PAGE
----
As the night grew black last night, Shakespeare’s Globe grew blacker still with ghostly apparitions, black magic and devilish beasts taking over the stage for Matthew Dunster’s engrossingly gory Doctor Faustus.
As part of the Globe’s The Word Is God season, Christopher Marlowe’s once controversial, and still unsettling play takes a look at the very darkest side of religion. The tone is set from the very opening scene when musicians dressed in beaked, Venetian carnival headpieces accompany a group of Tim Burton-inspired scholars in a possessed dance, round sunglasses hiding their eyes and heavy books under their arms.
Paul Hilton’s arrogant Faustus stands out amongst them, a self-important scholar who wishes to leave the boredom of philosophy and science behind to explore the fantastical and mysterious instead. His bible is soon replaced by spell books and magic, his Christianity losing its way in the tempting face of the fallen angel Lucifer.
When Faustus uses his new found skills to conjure the devil, he is met by Lucifer’s servant Mephistopheles (Arthur Darvill) who, like a twisted genie, promises to grant him his every desire. All in return for the small matter of his soul and eternal damnation.
Signing the contract in blood, Faustus embarks on his promised 24 years of pleasure and power. But as the full extent of his sacrifice becomes clear, the silks and gold of his ‘blessed’ life soon give way to guts, blood and torture.
Staged on a near empty stage, Dunster’s direction creates a constant flow of distractions and delights, with puppetry creating flying dragons, actors taking to stilts to become vast fur coated demonic rams and trap doors doubling up as the gateway to hell. From there anything might appear, including the personification of the seven deadly sins, each of which appears to Faustus, from the frightening multi-sword wielding Wrath to a fat suit-wearing, flatulent Greed.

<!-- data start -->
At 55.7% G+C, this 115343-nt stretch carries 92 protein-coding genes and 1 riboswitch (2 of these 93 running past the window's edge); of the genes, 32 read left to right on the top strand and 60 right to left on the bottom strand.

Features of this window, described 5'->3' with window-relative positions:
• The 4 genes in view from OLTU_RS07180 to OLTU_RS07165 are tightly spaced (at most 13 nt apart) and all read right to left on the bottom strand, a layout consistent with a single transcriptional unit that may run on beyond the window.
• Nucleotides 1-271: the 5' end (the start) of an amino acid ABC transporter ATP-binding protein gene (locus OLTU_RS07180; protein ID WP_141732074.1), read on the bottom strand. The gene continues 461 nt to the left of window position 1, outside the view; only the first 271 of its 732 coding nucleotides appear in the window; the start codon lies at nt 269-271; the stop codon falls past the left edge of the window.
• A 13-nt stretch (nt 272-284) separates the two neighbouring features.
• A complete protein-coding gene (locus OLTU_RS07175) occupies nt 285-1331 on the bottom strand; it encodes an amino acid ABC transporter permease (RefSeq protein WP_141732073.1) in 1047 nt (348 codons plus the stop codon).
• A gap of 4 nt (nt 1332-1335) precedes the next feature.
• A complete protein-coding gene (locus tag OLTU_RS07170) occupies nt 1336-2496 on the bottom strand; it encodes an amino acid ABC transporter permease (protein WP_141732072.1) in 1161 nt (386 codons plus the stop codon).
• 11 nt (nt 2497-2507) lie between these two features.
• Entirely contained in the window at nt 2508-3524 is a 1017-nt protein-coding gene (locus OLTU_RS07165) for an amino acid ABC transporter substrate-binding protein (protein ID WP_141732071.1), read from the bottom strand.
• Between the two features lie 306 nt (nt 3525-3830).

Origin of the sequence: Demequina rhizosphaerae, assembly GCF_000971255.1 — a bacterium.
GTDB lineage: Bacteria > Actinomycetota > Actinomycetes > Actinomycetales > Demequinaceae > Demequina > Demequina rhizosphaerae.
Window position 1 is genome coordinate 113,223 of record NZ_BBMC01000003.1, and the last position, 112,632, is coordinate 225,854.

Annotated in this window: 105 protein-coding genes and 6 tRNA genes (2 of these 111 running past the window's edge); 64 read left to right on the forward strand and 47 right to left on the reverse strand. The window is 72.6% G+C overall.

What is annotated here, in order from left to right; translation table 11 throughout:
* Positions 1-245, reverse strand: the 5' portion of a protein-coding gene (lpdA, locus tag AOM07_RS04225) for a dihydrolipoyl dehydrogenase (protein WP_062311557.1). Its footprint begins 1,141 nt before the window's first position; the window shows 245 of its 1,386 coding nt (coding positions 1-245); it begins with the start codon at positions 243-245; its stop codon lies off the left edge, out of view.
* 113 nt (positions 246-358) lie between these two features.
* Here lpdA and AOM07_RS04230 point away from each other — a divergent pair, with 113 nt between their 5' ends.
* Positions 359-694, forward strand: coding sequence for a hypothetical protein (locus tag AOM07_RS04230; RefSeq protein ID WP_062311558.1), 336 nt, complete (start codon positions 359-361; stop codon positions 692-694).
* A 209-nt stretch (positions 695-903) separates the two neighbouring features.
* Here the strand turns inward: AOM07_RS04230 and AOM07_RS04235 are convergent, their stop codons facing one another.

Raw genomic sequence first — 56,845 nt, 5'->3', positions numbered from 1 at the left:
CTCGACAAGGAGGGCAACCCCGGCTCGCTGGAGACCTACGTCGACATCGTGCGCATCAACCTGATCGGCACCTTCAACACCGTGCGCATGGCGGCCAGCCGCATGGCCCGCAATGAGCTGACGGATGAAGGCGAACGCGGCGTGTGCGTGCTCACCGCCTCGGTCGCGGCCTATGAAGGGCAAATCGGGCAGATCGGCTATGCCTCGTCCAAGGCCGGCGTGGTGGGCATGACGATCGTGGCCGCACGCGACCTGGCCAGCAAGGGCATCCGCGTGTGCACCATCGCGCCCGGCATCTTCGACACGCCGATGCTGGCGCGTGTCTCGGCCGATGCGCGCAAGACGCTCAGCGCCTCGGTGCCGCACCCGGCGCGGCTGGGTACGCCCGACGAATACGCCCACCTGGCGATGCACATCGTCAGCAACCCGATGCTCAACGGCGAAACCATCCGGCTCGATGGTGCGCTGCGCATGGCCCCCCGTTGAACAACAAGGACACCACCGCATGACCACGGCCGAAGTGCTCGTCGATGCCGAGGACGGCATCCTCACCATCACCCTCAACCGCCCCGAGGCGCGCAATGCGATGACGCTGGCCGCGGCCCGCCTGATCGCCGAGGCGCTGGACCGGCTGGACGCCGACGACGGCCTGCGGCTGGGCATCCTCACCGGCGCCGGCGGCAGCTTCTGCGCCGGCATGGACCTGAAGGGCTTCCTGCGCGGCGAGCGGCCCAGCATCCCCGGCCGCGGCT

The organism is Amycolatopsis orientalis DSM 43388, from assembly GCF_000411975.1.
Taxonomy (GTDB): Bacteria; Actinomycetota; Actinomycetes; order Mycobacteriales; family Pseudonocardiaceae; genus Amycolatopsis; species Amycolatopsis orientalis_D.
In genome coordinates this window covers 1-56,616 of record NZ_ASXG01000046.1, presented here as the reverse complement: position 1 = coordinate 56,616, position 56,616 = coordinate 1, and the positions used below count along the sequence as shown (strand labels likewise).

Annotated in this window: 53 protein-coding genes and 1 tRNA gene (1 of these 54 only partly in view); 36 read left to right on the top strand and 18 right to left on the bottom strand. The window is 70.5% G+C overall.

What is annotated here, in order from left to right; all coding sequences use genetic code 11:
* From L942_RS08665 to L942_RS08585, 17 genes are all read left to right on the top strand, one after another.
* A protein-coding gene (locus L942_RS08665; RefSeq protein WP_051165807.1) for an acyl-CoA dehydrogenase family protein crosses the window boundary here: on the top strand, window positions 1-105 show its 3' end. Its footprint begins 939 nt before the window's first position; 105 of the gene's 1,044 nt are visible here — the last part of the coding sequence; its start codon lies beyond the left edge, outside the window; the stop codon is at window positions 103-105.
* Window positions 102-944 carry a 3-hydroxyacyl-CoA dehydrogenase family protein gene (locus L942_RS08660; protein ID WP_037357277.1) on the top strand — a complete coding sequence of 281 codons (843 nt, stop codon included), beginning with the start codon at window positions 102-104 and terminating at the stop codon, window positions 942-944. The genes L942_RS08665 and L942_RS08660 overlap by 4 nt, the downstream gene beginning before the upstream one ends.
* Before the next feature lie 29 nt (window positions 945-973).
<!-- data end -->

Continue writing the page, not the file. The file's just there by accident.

While plenty of comic relief comes by way of Pearce Quigley and Richard Clew’s hilariously dead-pan, one-sandwich-short-of-a-picnic double act, it is the intensity of the relationship between the short-sighted Faustus and the silently seething Mephistopheles that draws you in. Wearing matching cloaks and blood red caps that look like melted wax, Dunster’s portrayal of their relationship is almost brotherly. But Darvill never lets the intensity of his dark performance slip, his utter lack of empathy a constant reminder of the evil hidden behind his unsettlingly compliant persona.
Hilton gives an equally impressive performance as the cavalier Faustus, but Dunster’s production doesn’t quite raise the stakes high enough and we never get to see the true torment that one would expect when faced with the prospect of eternity with Nigel Cooke’s silent Lucifer and his grotesque hog companions. But as Faustus says, if God forbid it, Faustus did it. And Hilton’s Faustus made it look fun.